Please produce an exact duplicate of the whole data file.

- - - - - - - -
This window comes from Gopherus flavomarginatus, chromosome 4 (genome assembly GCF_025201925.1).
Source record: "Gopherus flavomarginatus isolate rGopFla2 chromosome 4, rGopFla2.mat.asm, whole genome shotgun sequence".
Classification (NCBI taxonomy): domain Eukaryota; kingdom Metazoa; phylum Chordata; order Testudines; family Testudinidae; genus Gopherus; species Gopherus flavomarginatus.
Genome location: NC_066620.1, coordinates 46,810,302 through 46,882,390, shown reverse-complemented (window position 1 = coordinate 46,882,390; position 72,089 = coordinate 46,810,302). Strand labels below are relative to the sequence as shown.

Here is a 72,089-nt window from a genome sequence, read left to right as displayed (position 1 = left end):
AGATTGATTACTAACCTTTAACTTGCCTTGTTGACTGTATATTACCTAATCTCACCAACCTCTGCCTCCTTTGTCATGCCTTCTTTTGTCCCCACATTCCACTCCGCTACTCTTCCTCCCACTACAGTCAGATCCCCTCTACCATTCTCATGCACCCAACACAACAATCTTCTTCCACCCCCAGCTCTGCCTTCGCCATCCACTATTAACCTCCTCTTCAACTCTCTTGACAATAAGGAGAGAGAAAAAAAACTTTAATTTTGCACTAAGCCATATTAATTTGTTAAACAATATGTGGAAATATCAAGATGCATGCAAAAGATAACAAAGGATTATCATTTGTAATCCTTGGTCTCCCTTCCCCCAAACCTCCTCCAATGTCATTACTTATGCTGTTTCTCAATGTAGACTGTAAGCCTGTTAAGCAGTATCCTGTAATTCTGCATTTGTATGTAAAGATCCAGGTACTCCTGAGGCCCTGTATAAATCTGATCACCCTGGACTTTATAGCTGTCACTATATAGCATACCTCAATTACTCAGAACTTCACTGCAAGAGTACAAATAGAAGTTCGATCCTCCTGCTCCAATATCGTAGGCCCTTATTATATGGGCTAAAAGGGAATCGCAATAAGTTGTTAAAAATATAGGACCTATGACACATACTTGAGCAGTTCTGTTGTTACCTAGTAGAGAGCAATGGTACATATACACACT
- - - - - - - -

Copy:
This window comes from Gopherus flavomarginatus, chromosome 4 (genome assembly GCF_025201925.1).
Source record: "Gopherus flavomarginatus isolate rGopFla2 chromosome 4, rGopFla2.mat.asm, whole genome shotgun sequence".
Classification (NCBI taxonomy): domain Eukaryota; kingdom Metazoa; phylum Chordata; order Testudines; family Testudinidae; genus Gopherus; species Gopherus flavomarginatus.
Genome location: NC_066620.1, coordinates 46,810,302 through 46,882,390, shown reverse-complemented (window position 1 = coordinate 46,882,390; position 72,089 = coordinate 46,810,302). Strand labels below are relative to the sequence as shown.

Here is a 72,089-nt window from a genome sequence, read left to right as displayed (position 1 = left end):
AGATTGATTACTAACCTTTAACTTGCCTTGTTGACTGTATATTACCTAATCTCACCAACCTCTGCCTCCTTTGTCATGCCTTCTTTTGTCCCCACATTCCACTCCGCTACTCTTCCTCCCACTACAGTCAGATCCCCTCTACCATTCTCATGCACCCAACACAACAATCTTCTTCCACCCCCAGCTCTGCCTTCGCCATCCACTATTAACCTCCTCTTCAACTCTCTTGACAATAAGGAGAGAGAAAAAAAACTTTAATTTTGCACTAAGCCATATTAATTTGTTAAACAATATGTGGAAATATCAAGATGCATGCAAAAGATAACAAAGGATTATCATTTGTAATCCTTGGTCTCCCTTCCCCCAAACCTCCTCCAATGTCATTACTTATGCTGTTTCTCAATGTAGACTGTAAGCCTGTTAAGCAGTATCCTGTAATTCTGCATTTGTATGTAAAGATCCAGGTACTCCTGAGGCCCTGTATAAATCTGATCACCCTGGACTTTATAGCTGTCACTATATAGCATACCTCAATTACTCAGAACTTCACTGCAAGAGTACAAATAGAAGTTCGATCCTCCTGCTCCAATATCGTAGGCCCTTATTATATGGGCTAAAAGGGAATCGCAATAAGTTGTTAAAAATATAGGACCTATGACACATACTTGAGCAGTTCTGTTGTTACCTAGTAGAGAGCAATGGTACATATACACACT